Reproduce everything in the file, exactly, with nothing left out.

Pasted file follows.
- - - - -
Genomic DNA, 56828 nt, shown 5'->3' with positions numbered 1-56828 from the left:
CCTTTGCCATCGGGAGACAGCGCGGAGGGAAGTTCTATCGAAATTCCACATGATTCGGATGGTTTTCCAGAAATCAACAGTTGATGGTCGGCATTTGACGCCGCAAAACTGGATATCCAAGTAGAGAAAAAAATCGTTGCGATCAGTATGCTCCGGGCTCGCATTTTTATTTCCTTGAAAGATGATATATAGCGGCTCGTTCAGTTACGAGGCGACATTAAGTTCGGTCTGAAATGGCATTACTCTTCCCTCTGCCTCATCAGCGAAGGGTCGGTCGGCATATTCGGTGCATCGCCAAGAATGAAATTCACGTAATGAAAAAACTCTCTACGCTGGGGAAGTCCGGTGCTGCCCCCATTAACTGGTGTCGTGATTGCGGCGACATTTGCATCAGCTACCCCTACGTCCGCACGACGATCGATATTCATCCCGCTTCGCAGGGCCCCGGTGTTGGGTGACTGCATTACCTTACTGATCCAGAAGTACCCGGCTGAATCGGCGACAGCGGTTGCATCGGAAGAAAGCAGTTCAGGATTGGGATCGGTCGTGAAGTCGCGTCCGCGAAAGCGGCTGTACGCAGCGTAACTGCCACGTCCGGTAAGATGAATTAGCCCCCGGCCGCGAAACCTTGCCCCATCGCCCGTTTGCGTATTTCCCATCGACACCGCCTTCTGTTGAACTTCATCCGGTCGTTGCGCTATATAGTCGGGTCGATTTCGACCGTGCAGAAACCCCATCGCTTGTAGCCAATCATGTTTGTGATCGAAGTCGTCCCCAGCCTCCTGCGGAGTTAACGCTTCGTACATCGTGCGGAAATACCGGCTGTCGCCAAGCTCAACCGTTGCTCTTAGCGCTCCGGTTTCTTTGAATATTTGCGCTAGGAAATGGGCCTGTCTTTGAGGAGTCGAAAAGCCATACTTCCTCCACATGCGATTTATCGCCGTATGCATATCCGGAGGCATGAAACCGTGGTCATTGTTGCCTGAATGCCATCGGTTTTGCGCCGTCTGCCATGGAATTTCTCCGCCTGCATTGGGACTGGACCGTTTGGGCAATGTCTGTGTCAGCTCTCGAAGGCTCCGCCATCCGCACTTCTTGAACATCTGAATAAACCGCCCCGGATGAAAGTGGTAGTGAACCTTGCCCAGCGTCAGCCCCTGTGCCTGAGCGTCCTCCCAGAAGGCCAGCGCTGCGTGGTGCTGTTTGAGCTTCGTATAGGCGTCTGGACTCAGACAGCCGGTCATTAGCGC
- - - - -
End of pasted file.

Genomic DNA, 56828 nt, shown 5'->3' with positions numbered 1-56828 from the left:
CCTTTGCCATCGGGAGACAGCGCGGAGGGAAGTTCTATCGAAATTCCACATGATTCGGATGGTTTTCCAGAAATCAACAGTTGATGGTCGGCATTTGACGCCGCAAAACTGGATATCCAAGTAGAGAAAAAAATCGTTGCGATCAGTATGCTCCGGGCTCGCATTTTTATTTCCTTGAAAGATGATATATAGCGGCTCGTTCAGTTACGAGGCGACATTAAGTTCGGTCTGAAATGGCATTACTCTTCCCTCTGCCTCATCAGCGAAGGGTCGGTCGGCATATTCGGTGCATCGCCAAGAATGAAATTCACGTAATGAAAAAACTCTCTACGCTGGGGAAGTCCGGTGCTGCCCCCATTAACTGGTGTCGTGATTGCGGCGACATTTGCATCAGCTACCCCTACGTCCGCACGACGATCGATATTCATCCCGCTTCGCAGGGCCCCGGTGTTGGGTGACTGCATTACCTTACTGATCCAGAAGTACCCGGCTGAATCGGCGACAGCGGTTGCATCGGAAGAAAGCAGTTCAGGATTGGGATCGGTCGTGAAGTCGCGTCCGCGAAAGCGGCTGTACGCAGCGTAACTGCCACGTCCGGTAAGATGAATTAGCCCCCGGCCGCGAAACCTTGCCCCATCGCCCGTTTGCGTATTTCCCATCGACACCGCCTTCTGTTGAACTTCATCCGGTCGTTGCGCTATATAGTCGGGTCGATTTCGACCGTGCAGAAACCCCATCGCTTGTAGCCAATCATGTTTGTGATCGAAGTCGTCCCCAGCCTCCTGCGGAGTTAACGCTTCGTACATCGTGCGGAAATACCGGCTGTCGCCAAGCTCAACCGTTGCTCTTAGCGCTCCGGTTTCTTTGAATATTTGCGCTAGGAAATGGGCCTGTCTTTGAGGAGTCGAAAAGCCATACTTCCTCCACATGCGATTTATCGCCGTATGCATATCCGGAGGCATGAAACCGTGGTCATTGTTGCCTGAATGCCATCGGTTTTGCGCCGTCTGCCATGGAATTTCTCCGCCTGCATTGGGACTGGACCGTTTGGGCAATGTCTGTGTCAGCTCTCGAAGGCTCCGCCATCCGCACTTCTTGAACATCTGAATAAACCGCCCCGGATGAAAGTGGTAGTGAACCTTGCCCAGCGTCAGCCCCTGTGCCTGAGCGTCCTCCCAGAAGGCCAGCGCTGCGTGGTGCTGTTTGAGCTTCGTATAGGCGTCTGGACTCAGACAGCCGGTCATTAGCGC